The Spice Girls segment also allows Kitty (Becca Tobin) to prove she is a member of the group and can play nice. She’s been a bit of an outsider, but has been trying to fit in. Cooperating with Unique (Alex Newell), Marley (Melissa Benoist), Brittany (Heather Morris), and Tina allows her to walk the walk, and hopefully puts her in a better place in the ensemble going forward. Every series needs an antagonist, of course, but redemption is also a satisfying tale.

Lastly at McKinley, Jake (Jacob Artist) gets major flak from the girls when he wants to sing a Chris Brown song, given Chris’s treatment of women. His eventual choice of Bobby Brown’s “My Prerogative” gets a little bit better reception, perhaps because the memory of Bobby has started to fade, but Marley is still mad at him for doing it.

Jake argues that we need to separate art from the artist, which is a tough call to make, and one hotly debated in society. Can we appreciate a good song by a bad man? Some people have in the past, and will likely do so again, while others rail against such behavior. There isn’t an easy answer, as Jake learns, and I wish Glee would devote more time to the question. But at least they’ve raised it here.

In New York, Santana (Naya Rivera), Kurt (Chris Colfer), and Rachel (Lea Michele) bond as roommates after the truth about Brody (Dean Geyer) comes out. I do wonder when and how Santana moves back in, after she storms out in the previous episode. However, Santana is feisty and has a temper and it’s not surprising she’s back, even if the show skips showing us the resolution.

I really dig the chemistry between these three. Santana can be herself a lot easier in a small group, and gets to show her softer side more often. The three of them bond with arm pillows and movies, and I can’t wait to see what happens with them next. It’s kind of like the zany sitcom spin-off someone would suggest when viewing an earlier season, fully realized and integrated into the series.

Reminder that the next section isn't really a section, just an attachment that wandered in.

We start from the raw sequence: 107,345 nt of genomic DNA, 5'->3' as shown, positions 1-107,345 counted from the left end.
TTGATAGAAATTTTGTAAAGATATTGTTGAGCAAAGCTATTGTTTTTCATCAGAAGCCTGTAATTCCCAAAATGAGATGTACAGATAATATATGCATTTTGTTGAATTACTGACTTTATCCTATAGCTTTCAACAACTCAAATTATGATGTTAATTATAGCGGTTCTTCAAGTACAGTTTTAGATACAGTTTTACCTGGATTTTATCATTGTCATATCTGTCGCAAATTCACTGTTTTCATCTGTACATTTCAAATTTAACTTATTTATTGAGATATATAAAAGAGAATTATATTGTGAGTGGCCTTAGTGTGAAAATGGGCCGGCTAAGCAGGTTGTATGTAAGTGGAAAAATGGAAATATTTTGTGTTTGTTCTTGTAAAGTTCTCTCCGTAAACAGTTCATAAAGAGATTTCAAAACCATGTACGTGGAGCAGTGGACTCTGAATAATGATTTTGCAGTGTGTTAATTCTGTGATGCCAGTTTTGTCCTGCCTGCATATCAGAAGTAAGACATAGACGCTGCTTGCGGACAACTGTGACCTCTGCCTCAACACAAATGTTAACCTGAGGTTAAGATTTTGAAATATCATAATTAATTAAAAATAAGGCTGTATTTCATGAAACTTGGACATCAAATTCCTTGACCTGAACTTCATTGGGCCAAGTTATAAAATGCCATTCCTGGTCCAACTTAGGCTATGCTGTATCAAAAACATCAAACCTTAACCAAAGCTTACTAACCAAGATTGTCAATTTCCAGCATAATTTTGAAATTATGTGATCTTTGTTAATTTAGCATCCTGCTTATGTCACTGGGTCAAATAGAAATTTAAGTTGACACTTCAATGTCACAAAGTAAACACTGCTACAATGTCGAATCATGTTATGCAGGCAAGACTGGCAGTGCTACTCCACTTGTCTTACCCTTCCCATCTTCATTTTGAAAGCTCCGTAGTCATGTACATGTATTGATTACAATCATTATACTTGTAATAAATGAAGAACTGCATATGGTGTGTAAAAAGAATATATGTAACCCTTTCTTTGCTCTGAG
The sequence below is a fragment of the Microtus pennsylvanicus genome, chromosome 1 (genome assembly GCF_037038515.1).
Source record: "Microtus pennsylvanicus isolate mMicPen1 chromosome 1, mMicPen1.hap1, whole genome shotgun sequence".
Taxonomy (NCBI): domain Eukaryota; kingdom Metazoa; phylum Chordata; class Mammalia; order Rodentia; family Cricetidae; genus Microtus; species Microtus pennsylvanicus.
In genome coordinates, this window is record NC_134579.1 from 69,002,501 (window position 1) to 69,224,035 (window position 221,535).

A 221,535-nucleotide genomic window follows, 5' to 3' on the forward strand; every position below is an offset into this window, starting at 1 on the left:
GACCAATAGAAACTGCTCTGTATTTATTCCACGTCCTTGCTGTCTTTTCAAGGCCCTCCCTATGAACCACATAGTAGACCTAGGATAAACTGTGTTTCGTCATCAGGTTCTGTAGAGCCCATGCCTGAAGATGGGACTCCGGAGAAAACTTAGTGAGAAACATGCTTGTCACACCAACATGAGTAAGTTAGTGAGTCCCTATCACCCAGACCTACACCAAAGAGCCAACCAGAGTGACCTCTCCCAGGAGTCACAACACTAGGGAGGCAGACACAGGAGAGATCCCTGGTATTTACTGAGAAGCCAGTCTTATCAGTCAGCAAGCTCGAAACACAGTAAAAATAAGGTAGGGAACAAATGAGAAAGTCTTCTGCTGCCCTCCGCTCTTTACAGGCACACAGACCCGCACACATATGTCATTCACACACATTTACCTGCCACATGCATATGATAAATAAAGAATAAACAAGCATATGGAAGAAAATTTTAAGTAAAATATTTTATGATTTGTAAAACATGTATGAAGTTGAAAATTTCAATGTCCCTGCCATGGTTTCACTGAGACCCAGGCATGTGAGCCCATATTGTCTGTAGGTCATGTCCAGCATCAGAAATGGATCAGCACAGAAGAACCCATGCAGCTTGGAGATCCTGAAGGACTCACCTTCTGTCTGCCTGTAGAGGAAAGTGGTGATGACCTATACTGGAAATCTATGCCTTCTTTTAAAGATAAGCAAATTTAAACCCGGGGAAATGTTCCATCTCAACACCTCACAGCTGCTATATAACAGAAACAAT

It’s a shame that their “Mama Mia” is shared with the high school group as the episode’s closing number. Since it’s the only piece the New Yorkers get in “Guilty Pleasures,” it would have been great for them to really have a showcase, even if the end result is hard to complain about.

It’s also too bad that Rachel lets Brody off the hook, to an extent. She says they’re done, but she’s nicer to him than she should be, and I feel like this leaves the door open for a return of their pairing, albeit in secret from Rachel’s roommates, down the road. If she wants to be on the right path, she should ditch him altogether, but I guess everyone makes mistakes.

Speaking of mistakes, the Rachel / Brody duet of “Creep” is the one musical misstep in “Guilty Pleasures.” It’s certainly a different tone than the other songs, and I found it somewhat boring and out of sync with the rest of the hour.

Glee is going into re-run mode for the next two weeks, but will return Thursdays at 9 p.m. ET on FOX to finish out their fourth season.

About JeromeWetzelTV

Jerome is the creator and writer of It's All Been Done Radio Hour, a modern scripted live comedy show and podcast in the style of old-timey radio serials, and the founder of the Columbus-based entertainment network, IABDPresents. He is also the Chief Television Critic for and a long-time contributor for Blogcritics. Plus, he works fiction into his space time. Visit for more of his work.